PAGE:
College dropouts cite costs, poor preparation

Only 46 percent of U.S. students who start college complete a degree, according to the OECD. That’s the lowest rate in the industrialized world. College dropouts blame high costs, poor preparation and the need to balance work and family responsibilities with classes.

 

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Comments

  1. Financial burden (or the fear of it ) very likely attributes to the high dropout rate. A completion rate of only 46% is discouraging.
    Quite interestingly, however, the US seems to have an above-average entry rate into univerisity-level education as well as above-average public subsidies for higher education compared to other OECD countries (Source: Education Indicators in Focus, OECD, 2012/02).

  2. I think that lack of preparation, ability and/or motivation to work hard is a big piece of the problem. It’s likely exacerbated by kids seeing older kids with college degrees who have lots of debt and cannot find college-grad level jobs. I think we may be seeing the beginning of the end for college-for-all. The lifetime earnings bump for college grads developed at a time when college grads were inherently different (that pesky combination of preparation, ability and motivation) from non-college-grads. That also dated back to the days when colleges expected to flunk out 1/3 of the class, there were no remedial classes and college was much more affordable (pretty bare-bones amenities and vastly less admin and support staff). It’s not looking like such a great bargain for lots of kids.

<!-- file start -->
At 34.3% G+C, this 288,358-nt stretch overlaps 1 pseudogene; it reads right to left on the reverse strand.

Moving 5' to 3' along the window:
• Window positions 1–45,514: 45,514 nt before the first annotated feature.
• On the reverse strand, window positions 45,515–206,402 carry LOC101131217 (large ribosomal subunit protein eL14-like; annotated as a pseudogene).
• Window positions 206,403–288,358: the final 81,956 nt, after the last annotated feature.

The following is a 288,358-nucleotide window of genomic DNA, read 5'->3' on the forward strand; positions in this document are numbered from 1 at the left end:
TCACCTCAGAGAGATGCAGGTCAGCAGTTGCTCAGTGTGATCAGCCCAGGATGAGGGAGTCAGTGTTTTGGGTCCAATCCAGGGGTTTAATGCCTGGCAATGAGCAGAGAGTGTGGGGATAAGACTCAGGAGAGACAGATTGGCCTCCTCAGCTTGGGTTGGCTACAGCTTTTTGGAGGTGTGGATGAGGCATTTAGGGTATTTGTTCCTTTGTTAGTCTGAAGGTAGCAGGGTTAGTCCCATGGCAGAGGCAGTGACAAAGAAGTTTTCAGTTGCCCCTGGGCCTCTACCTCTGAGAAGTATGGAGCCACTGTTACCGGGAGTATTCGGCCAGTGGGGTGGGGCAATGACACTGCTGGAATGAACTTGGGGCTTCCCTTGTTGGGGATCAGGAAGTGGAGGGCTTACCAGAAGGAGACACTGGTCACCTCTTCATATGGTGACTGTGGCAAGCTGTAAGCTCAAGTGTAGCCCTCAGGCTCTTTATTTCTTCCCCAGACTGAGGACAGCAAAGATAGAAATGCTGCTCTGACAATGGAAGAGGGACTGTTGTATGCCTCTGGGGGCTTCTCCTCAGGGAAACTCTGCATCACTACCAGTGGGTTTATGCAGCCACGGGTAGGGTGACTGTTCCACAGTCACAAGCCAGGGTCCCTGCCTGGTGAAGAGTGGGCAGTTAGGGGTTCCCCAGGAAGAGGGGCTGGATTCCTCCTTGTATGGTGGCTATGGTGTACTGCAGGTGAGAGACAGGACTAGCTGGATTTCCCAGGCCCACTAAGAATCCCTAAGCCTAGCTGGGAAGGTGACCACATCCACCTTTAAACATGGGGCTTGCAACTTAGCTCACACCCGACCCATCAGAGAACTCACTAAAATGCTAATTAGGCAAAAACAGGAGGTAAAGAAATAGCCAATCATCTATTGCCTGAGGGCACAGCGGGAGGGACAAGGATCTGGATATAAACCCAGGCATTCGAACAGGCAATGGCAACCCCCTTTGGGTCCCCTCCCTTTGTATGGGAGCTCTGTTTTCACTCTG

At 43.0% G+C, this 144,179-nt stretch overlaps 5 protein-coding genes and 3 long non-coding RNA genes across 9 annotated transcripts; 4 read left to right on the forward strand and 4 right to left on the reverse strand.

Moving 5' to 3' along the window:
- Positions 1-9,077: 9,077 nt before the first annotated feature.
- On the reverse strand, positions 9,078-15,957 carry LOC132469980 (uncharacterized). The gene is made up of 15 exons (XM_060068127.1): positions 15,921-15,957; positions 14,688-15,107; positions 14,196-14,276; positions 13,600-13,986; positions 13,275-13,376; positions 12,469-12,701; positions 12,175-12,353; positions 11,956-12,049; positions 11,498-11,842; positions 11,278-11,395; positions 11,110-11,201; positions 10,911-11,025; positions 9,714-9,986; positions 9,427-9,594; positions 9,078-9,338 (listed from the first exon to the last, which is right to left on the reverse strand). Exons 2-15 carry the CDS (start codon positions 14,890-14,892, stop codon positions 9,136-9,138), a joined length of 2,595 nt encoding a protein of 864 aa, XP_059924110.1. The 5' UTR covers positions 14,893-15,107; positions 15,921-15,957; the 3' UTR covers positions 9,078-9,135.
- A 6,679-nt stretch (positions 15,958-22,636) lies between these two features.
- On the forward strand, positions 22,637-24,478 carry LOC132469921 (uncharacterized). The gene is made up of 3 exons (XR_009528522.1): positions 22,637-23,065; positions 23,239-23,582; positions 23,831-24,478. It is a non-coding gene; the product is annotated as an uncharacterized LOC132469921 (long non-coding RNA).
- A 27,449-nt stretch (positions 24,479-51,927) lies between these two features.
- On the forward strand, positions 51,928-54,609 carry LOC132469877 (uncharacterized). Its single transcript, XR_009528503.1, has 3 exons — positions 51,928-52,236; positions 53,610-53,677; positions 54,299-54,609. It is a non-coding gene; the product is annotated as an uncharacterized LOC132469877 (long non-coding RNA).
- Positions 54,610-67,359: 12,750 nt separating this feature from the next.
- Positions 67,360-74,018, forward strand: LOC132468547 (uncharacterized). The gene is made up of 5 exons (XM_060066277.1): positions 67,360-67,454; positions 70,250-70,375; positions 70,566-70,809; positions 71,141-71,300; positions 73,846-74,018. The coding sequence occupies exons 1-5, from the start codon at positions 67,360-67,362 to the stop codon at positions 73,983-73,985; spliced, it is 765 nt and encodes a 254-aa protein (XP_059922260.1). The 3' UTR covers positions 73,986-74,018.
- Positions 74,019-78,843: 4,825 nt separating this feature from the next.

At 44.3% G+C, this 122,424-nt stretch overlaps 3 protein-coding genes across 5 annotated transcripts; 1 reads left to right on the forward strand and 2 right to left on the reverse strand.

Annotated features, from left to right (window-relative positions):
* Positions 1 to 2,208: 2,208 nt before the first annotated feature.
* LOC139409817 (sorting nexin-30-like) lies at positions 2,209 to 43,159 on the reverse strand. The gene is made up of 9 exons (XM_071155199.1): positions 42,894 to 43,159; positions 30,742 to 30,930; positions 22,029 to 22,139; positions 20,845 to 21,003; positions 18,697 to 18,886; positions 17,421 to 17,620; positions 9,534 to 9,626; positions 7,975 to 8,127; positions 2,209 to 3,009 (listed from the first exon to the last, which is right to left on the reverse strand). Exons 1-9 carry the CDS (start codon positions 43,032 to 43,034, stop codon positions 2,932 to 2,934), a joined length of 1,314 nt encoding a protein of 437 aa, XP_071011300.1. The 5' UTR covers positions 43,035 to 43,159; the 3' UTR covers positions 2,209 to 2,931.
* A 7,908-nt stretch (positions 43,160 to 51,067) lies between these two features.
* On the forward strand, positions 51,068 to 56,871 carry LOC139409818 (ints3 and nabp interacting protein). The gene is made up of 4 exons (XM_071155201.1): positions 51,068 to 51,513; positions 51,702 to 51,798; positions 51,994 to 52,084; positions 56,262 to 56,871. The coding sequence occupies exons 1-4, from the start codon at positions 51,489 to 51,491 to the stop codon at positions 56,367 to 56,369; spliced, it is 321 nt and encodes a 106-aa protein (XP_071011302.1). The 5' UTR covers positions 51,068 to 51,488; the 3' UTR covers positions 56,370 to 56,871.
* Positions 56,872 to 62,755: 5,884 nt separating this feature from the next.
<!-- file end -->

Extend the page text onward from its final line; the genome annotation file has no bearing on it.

3. We have the highest rate of college dropouts because we have the most open admittance policies and send the highest percentage on with little expectation or requirement that they are prepared. No other nation in the world allows university acceptance to students who haven’t even completed high school.

    Our rate of bachelor’s degrees is almost thirty percent, which is quite impressive.